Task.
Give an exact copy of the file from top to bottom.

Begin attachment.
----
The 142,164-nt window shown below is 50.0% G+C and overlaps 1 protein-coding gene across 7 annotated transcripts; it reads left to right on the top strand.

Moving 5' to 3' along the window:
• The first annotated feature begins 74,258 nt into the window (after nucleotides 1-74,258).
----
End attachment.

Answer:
The 142,164-nt window shown below is 50.0% G+C and overlaps 1 protein-coding gene across 7 annotated transcripts; it reads left to right on the top strand.

Moving 5' to 3' along the window:
• The first annotated feature begins 74,258 nt into the window (after nucleotides 1-74,258).